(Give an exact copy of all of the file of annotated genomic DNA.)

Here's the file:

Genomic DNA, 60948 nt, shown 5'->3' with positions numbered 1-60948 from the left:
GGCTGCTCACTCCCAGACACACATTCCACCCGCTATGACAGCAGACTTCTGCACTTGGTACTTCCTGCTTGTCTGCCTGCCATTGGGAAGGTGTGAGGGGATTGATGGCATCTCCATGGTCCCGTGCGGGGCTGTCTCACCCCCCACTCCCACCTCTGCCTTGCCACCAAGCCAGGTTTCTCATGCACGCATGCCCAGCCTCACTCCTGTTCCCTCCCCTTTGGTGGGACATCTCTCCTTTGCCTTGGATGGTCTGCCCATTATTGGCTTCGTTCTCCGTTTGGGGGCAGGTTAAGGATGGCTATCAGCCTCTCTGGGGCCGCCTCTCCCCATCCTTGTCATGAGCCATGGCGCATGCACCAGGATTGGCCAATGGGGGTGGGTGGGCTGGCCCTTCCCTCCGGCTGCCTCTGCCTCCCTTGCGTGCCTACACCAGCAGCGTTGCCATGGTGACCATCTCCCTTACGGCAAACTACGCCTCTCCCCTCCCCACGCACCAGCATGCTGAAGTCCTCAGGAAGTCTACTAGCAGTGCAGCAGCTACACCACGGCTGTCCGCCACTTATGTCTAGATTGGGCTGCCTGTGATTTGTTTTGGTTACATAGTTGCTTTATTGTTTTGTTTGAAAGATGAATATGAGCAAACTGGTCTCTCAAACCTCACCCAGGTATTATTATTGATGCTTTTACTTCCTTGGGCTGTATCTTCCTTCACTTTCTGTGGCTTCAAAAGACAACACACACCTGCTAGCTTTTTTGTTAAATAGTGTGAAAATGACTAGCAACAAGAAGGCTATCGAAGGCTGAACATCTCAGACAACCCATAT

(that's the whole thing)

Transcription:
Genomic DNA, 60948 nt, shown 5'->3' with positions numbered 1-60948 from the left:
GGCTGCTCACTCCCAGACACACATTCCACCCGCTATGACAGCAGACTTCTGCACTTGGTACTTCCTGCTTGTCTGCCTGCCATTGGGAAGGTGTGAGGGGATTGATGGCATCTCCATGGTCCCGTGCGGGGCTGTCTCACCCCCCACTCCCACCTCTGCCTTGCCACCAAGCCAGGTTTCTCATGCACGCATGCCCAGCCTCACTCCTGTTCCCTCCCCTTTGGTGGGACATCTCTCCTTTGCCTTGGATGGTCTGCCCATTATTGGCTTCGTTCTCCGTTTGGGGGCAGGTTAAGGATGGCTATCAGCCTCTCTGGGGCCGCCTCTCCCCATCCTTGTCATGAGCCATGGCGCATGCACCAGGATTGGCCAATGGGGGTGGGTGGGCTGGCCCTTCCCTCCGGCTGCCTCTGCCTCCCTTGCGTGCCTACACCAGCAGCGTTGCCATGGTGACCATCTCCCTTACGGCAAACTACGCCTCTCCCCTCCCCACGCACCAGCATGCTGAAGTCCTCAGGAAGTCTACTAGCAGTGCAGCAGCTACACCACGGCTGTCCGCCACTTATGTCTAGATTGGGCTGCCTGTGATTTGTTTTGGTTACATAGTTGCTTTATTGTTTTGTTTGAAAGATGAATATGAGCAAACTGGTCTCTCAAACCTCACCCAGGTATTATTATTGATGCTTTTACTTCCTTGGGCTGTATCTTCCTTCACTTTCTGTGGCTTCAAAAGACAACACACACCTGCTAGCTTTTTTGTTAAATAGTGTGAAAATGACTAGCAACAAGAAGGCTATCGAAGGCTGAACATCTCAGACAACCCATAT